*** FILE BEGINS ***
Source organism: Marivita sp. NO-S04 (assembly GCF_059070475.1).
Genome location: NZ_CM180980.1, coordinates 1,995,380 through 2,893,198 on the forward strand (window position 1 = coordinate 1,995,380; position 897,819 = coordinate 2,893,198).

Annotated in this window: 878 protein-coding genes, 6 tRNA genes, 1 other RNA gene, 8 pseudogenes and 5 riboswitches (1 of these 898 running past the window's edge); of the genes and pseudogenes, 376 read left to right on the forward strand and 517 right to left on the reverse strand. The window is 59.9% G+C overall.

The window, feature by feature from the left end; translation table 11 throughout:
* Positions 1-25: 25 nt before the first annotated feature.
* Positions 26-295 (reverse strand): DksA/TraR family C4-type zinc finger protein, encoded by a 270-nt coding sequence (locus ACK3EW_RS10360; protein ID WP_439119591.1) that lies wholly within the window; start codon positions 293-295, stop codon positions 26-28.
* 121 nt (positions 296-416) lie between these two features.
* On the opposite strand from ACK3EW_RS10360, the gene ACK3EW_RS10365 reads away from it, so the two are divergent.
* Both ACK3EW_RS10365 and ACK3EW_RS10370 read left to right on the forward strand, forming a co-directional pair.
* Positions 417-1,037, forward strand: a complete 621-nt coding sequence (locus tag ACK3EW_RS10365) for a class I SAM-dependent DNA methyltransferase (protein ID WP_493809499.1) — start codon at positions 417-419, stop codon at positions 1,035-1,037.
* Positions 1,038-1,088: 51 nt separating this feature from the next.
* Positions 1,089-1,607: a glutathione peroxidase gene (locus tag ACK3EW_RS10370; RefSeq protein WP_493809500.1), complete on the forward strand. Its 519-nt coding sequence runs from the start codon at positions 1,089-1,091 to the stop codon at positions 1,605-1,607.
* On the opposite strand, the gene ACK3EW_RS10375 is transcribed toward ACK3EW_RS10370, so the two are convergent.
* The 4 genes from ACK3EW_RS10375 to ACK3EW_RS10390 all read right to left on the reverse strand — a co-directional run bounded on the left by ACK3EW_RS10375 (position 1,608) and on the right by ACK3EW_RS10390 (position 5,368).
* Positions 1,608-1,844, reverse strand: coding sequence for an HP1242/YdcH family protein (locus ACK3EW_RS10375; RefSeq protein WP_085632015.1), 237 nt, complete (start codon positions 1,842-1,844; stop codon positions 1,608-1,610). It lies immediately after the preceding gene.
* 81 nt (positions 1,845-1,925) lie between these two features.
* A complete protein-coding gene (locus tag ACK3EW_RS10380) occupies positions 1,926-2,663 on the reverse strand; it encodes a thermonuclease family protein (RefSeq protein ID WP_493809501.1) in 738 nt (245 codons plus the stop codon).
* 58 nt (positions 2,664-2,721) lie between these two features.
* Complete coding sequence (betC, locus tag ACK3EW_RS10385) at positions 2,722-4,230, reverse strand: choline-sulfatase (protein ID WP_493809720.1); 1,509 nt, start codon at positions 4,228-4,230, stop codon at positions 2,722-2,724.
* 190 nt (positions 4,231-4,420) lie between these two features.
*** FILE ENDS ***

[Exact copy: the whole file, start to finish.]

Source organism: Marivita sp. NO-S04 (assembly GCF_059070475.1).
Genome location: NZ_CM180980.1, coordinates 1,995,380 through 2,893,198 on the forward strand (window position 1 = coordinate 1,995,380; position 897,819 = coordinate 2,893,198).

Annotated in this window: 878 protein-coding genes, 6 tRNA genes, 1 other RNA gene, 8 pseudogenes and 5 riboswitches (1 of these 898 running past the window's edge); of the genes and pseudogenes, 376 read left to right on the forward strand and 517 right to left on the reverse strand. The window is 59.9% G+C overall.

The window, feature by feature from the left end; translation table 11 throughout:
* Positions 1-25: 25 nt before the first annotated feature.
* Positions 26-295 (reverse strand): DksA/TraR family C4-type zinc finger protein, encoded by a 270-nt coding sequence (locus ACK3EW_RS10360; protein ID WP_439119591.1) that lies wholly within the window; start codon positions 293-295, stop codon positions 26-28.
* 121 nt (positions 296-416) lie between these two features.
* On the opposite strand from ACK3EW_RS10360, the gene ACK3EW_RS10365 reads away from it, so the two are divergent.
* Both ACK3EW_RS10365 and ACK3EW_RS10370 read left to right on the forward strand, forming a co-directional pair.
* Positions 417-1,037, forward strand: a complete 621-nt coding sequence (locus tag ACK3EW_RS10365) for a class I SAM-dependent DNA methyltransferase (protein ID WP_493809499.1) — start codon at positions 417-419, stop codon at positions 1,035-1,037.
* Positions 1,038-1,088: 51 nt separating this feature from the next.
* Positions 1,089-1,607: a glutathione peroxidase gene (locus tag ACK3EW_RS10370; RefSeq protein WP_493809500.1), complete on the forward strand. Its 519-nt coding sequence runs from the start codon at positions 1,089-1,091 to the stop codon at positions 1,605-1,607.
* On the opposite strand, the gene ACK3EW_RS10375 is transcribed toward ACK3EW_RS10370, so the two are convergent.
* The 4 genes from ACK3EW_RS10375 to ACK3EW_RS10390 all read right to left on the reverse strand — a co-directional run bounded on the left by ACK3EW_RS10375 (position 1,608) and on the right by ACK3EW_RS10390 (position 5,368).
* Positions 1,608-1,844, reverse strand: coding sequence for an HP1242/YdcH family protein (locus ACK3EW_RS10375; RefSeq protein WP_085632015.1), 237 nt, complete (start codon positions 1,842-1,844; stop codon positions 1,608-1,610). It lies immediately after the preceding gene.
* 81 nt (positions 1,845-1,925) lie between these two features.
* A complete protein-coding gene (locus tag ACK3EW_RS10380) occupies positions 1,926-2,663 on the reverse strand; it encodes a thermonuclease family protein (RefSeq protein ID WP_493809501.1) in 738 nt (245 codons plus the stop codon).
* 58 nt (positions 2,664-2,721) lie between these two features.
* Complete coding sequence (betC, locus tag ACK3EW_RS10385) at positions 2,722-4,230, reverse strand: choline-sulfatase (protein ID WP_493809720.1); 1,509 nt, start codon at positions 4,228-4,230, stop codon at positions 2,722-2,724.
* 190 nt (positions 4,231-4,420) lie between these two features.